The only person who caught my eye briefly was Charles. . . . Yes, Charles Elliot. He was off by himself, as he often is, holding a large plate of food, some of which already stained his shirt, no drink, eating and glancing here and there. He could have witnessed the whole thing. He’s a good guy, a good friend, you know this, but, if he heard anything, even just a few fragments, he will tell a complete story of the episode, and tell it often, not in a mean way, more as an expression of his concern for me, but it will do damage with each retelling, each embellishment, until it becomes mythic enough to push my reputation to a darker place. Mythic and complete. He couldn’t have heard everything, but he might have heard and saw enough to have a ready and serviceable narrative of a human failing, not yet a tragedy, but with enough gaps to demand a larger story, one that will almost certainly be generated collectively by the community. Charles will fill in some gaps, others will add to it, until the gaps, the fictive filler, becomes an epic looming over, almost erasing, a few paltry decontextualized facts.  In the end, the story will be tied to me only because my name is part of it. For months, maybe years, people will come up to me and ask, “Are you okay?”  And I will know Charles has just told them the story of my outburst at a social event. Or, someone else has just told a derivative. They will ask with a tone that comes from hearing a tale worthy of fear and pity and they will have already decided that I am not okay and they are trying to find a way to talk about it. And I won’t know if they just want to verify the facts, or find out if there is more to the story, or actually help me. Some will want to help. You know this. Some will just want to hear the backstory, the truth, what they think will be the truth, in this post-truth society. But they are unusual. Most will want the dirt—more dirt. And I will tell them I am okay, even if I’m not, but they won’t buy it. This will only validate everything they have heard. I will never know what they’ve heard. They will never know what really happened. But we will both know that something happened, and now it will be forever there in the space between us. Crap, how can people who study narratives for a living be so naïve about gossip?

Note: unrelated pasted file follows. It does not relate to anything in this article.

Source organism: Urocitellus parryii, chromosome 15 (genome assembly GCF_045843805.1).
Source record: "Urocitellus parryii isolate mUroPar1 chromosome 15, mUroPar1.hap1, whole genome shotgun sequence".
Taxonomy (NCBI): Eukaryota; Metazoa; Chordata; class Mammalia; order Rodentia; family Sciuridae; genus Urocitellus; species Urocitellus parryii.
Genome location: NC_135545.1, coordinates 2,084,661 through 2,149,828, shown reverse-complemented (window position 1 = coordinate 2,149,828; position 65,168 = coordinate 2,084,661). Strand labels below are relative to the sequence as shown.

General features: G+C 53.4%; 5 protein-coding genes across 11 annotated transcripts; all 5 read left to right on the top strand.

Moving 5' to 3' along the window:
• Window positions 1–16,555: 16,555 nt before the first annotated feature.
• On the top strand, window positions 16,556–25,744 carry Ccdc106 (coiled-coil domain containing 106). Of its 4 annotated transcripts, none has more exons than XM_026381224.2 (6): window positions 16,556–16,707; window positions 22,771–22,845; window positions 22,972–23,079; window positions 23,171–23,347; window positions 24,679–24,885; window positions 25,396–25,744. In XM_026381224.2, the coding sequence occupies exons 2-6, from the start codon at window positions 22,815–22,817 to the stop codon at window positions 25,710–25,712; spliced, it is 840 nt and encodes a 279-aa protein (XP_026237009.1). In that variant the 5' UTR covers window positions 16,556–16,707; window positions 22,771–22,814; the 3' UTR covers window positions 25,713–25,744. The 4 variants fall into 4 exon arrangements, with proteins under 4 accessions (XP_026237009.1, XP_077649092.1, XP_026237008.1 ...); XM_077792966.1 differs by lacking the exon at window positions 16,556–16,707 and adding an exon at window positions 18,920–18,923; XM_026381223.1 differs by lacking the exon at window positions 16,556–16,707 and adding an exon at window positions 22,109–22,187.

“I don’t know,” I said again. This time with a different tone. A finality.  The guy, the stranger, the new friend, walked away, not even feeling the need to fabricate an excuse or announce his intention to leave, all normal social convention gone, destroyed, with not even a “fuck you, you pathetic piece of shit” needed to bring closure to it.